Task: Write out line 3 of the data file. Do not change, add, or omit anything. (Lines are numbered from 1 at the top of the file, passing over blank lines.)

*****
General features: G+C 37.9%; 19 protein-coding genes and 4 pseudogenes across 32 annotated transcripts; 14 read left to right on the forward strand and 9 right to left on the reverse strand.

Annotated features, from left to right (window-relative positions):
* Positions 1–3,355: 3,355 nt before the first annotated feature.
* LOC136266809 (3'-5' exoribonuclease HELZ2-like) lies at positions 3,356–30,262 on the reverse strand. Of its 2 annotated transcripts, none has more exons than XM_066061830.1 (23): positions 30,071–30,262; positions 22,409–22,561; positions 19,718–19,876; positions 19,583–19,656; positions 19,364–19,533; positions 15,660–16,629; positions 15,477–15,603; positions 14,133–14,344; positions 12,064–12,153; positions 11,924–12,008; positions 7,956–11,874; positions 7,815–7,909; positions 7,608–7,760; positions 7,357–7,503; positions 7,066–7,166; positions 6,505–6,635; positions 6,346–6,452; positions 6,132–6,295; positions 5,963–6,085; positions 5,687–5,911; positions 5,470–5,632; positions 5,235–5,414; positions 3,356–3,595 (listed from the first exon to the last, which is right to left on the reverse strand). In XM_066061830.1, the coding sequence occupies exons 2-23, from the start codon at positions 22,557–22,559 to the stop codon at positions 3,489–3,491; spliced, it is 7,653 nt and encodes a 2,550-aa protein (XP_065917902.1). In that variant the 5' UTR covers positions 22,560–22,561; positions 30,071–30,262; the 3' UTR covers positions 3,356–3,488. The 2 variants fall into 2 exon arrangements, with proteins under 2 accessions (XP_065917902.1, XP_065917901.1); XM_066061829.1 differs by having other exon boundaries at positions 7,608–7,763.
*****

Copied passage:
* Positions 1–3,355: 3,355 nt before the first annotated feature.